Don’t Press Send: Dangers of E-Mail, the “Inadvertent Meeting” and Updated FOIC Guidance
Don’t Press Send: Dangers of E-Mail, the “Inadvertent Meeting” and Updated FOIC Guidance

One of the many worries that I have as a school attorney is when school board members use their e-mail account to discuss board business.  As you may know, such conduct can run afoul of Connecticut’s Freedom of Information Act (“FOIA”).  The purpose of this column is to give a friendly reminder and to review a new decision from Connecticut’s Freedom of Information Commission (“FOIC”).

The “inadvertent meeting.”  A meeting that is subject to the FOIA includes any communication by or to a quorum of a public agency, whether in person or by means of electronic equipment, to discuss or act upon a matter over which the agency has supervision, control, jurisdiction or advisory power.  In light of this broad definition, the FOIC had ruled that a series of e-mails by and between a quorum of board members concerning board business may be deemed to be a “meeting” subject to the FOIA. Accordingly, if a quorum of board members e-mail one another and engage in a back and forth to discuss board business (including by taking a poll on how to vote on an upcoming matter), they may have conducted a “meeting” in violation of the FOIA’s notice and open meetings requirements.

As an example, the FOIC has found a violation of the FOIA where a quorum of board members e-mailed each other with respect to developing a public statement.  The FOIC found that such e-mail communications (including “e-mail polling” to determine if a majority of the board would support issuing a public statement) constituted “communication by or to a quorum” of the board “by means of electronic equipment” and thus was a meeting under the FOIA that had not been properly noticed or opened to the public. 

How much “back and forth” must take place for there to be a “meeting”? This is where things get a bit jumbled.  In 2007, the FOIC in Shea v. PZC, Town of Stonington ruled that where there was “no give and take or back and forth exchanges between the various members” of the agency and where no members of the agency replied to the chairman’s e-mail (which concerned agency business), an illegal/un-noticed meeting had not occurred. 

Subsequently, the FOIC appeared to suggest that any dialogue amongst public agency members in response to an e-mail may constitute a “meeting.”  In a 2014 decision (Mauer v. Toensing), a member of a school board sent an e-mail to all of the other members of the board that included substantive discussion of board business and requested the “courtesy of a written response.”  The board chairman (only) responded by an e-mail (apparently sent to the entire board) informing the board member that her original e-mail violated the FOIA.   The FOIC (ironically) concluded that due to the subsequent reply e-mail pointing out the possible FOIA violation, the original e-mail constituted an illegal, unnoticed meeting.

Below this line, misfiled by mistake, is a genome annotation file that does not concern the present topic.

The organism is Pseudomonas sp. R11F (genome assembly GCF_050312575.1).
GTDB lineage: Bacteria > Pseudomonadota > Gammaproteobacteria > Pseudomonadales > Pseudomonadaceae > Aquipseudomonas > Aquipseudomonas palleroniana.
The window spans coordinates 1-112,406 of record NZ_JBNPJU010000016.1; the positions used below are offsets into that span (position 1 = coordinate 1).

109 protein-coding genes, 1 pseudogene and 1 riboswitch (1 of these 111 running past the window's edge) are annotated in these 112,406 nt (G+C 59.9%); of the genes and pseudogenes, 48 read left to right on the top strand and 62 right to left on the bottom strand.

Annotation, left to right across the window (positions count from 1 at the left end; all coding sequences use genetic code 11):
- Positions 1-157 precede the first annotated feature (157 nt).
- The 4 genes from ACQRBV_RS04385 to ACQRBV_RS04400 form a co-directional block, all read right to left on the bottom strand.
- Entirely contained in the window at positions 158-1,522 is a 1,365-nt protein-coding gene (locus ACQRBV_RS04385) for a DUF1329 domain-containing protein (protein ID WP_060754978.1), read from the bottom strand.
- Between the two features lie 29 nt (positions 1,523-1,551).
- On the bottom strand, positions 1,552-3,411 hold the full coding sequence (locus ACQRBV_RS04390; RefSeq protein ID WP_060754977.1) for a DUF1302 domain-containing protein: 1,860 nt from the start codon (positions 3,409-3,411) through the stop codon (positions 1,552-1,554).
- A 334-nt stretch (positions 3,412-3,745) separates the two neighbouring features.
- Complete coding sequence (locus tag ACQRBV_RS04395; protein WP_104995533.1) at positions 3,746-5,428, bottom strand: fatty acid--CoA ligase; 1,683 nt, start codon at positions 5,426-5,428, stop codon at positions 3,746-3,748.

However, in a decision just issued on January 10, 2024 (Gookins v. Member, Representative Town Meeting, Town of Groton), the FOIC did NOT find a violation of the FOIA where a member of a public agency admittedly sent e-mails to a quorum of the agency concerning agency business when no other member replied to those e-mails. The FOIC stated that while its prior decision in Mauer arguably may be construed as concluding that a single e-mail from one member of an agency to a quorum of the agency could constitute a meeting, it noted that the FOIC now does not endorse the view that a single e-mail to a quorum “without more” constitutes a meeting.   

Common sense and practical pointers: In the Gookins decision, the FOIC cautioned that communicating by e-mail about agency business may inadvertently initiate an illegal meeting, especially if the e-mail contains “substantive comments” about agency business.  The FOIC noted that while a single, isolated e-mail from one member to the other members may not be a meeting, such an e-mail may then “elicit a response from one of more other members, even if the sender did not intend to do so.”

As such, it is better to be safe than sorry.  School board members should not use e-mail as a substitute for discussion or deliberation at public meetings, and should bear in mind the following: first, be wary of sending an e-mail to the entire membership (or quorum) of the board that discusses board business (due to the possible unintended consequences caused by members replying); and second, if you receive such an e-mail, do not reply (and especially do not hit the “reply all” button).   It is best that any e-mail sharing information with the entire board prior to a meeting clearly warn the recipients against replying to the e-mail.  PLEASE NOTE: The FOIA explicitly provides that a communication limited to notice of a meeting (and an agenda) does not constitute a meeting.   

Please note: this post is adapted from an article written by the author for the March 2024 edition of the CABE Journal

Posted in FOIA

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